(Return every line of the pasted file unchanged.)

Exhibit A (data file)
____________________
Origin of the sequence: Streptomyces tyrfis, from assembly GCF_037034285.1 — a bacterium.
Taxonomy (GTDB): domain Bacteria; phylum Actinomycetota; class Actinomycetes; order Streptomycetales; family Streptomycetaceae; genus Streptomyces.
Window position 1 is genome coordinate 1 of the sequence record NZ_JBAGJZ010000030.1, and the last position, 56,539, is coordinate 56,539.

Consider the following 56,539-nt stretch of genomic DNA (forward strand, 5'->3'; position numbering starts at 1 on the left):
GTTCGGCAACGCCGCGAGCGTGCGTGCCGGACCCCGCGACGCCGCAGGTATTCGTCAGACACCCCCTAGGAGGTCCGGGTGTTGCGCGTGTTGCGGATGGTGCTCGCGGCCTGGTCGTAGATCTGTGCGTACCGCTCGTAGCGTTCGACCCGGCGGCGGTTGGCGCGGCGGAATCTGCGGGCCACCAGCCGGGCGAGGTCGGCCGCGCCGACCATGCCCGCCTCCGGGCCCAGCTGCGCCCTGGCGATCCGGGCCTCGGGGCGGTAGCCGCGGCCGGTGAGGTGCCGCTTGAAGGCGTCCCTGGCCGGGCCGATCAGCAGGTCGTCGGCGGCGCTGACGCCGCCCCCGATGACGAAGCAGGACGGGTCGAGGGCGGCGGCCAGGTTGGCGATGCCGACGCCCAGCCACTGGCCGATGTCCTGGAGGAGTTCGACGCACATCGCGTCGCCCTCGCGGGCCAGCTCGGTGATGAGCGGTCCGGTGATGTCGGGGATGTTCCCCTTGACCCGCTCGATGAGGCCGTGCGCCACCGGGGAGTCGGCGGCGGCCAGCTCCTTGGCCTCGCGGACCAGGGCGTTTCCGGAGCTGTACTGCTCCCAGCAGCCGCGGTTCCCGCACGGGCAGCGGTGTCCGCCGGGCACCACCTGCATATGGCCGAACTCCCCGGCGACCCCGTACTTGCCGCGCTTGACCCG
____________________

Origin of the sequence: Streptomyces tyrfis, from assembly GCF_037034285.1 — a bacterium.
Taxonomy (GTDB): domain Bacteria; phylum Actinomycetota; class Actinomycetes; order Streptomycetales; family Streptomycetaceae; genus Streptomyces.
Window position 1 is genome coordinate 1 of the sequence record NZ_JBAGJZ010000030.1, and the last position, 56,539, is coordinate 56,539.

Consider the following 56,539-nt stretch of genomic DNA (forward strand, 5'->3'; position numbering starts at 1 on the left):
GTTCGGCAACGCCGCGAGCGTGCGTGCCGGACCCCGCGACGCCGCAGGTATTCGTCAGACACCCCCTAGGAGGTCCGGGTGTTGCGCGTGTTGCGGATGGTGCTCGCGGCCTGGTCGTAGATCTGTGCGTACCGCTCGTAGCGTTCGACCCGGCGGCGGTTGGCGCGGCGGAATCTGCGGGCCACCAGCCGGGCGAGGTCGGCCGCGCCGACCATGCCCGCCTCCGGGCCCAGCTGCGCCCTGGCGATCCGGGCCTCGGGGCGGTAGCCGCGGCCGGTGAGGTGCCGCTTGAAGGCGTCCCTGGCCGGGCCGATCAGCAGGTCGTCGGCGGCGCTGACGCCGCCCCCGATGACGAAGCAGGACGGGTCGAGGGCGGCGGCCAGGTTGGCGATGCCGACGCCCAGCCACTGGCCGATGTCCTGGAGGAGTTCGACGCACATCGCGTCGCCCTCGCGGGCCAGCTCGGTGATGAGCGGTCCGGTGATGTCGGGGATGTTCCCCTTGACCCGCTCGATGAGGCCGTGCGCCACCGGGGAGTCGGCGGCGGCCAGCTCCTTGGCCTCGCGGACCAGGGCGTTTCCGGAGCTGTACTGCTCCCAGCAGCCGCGGTTCCCGCACGGGCAGCGGTGTCCGCCGGGCACCACCTGCATATGGCCGAACTCCCCGGCGACCCCGTACTTGCCGCGCTTGACCCG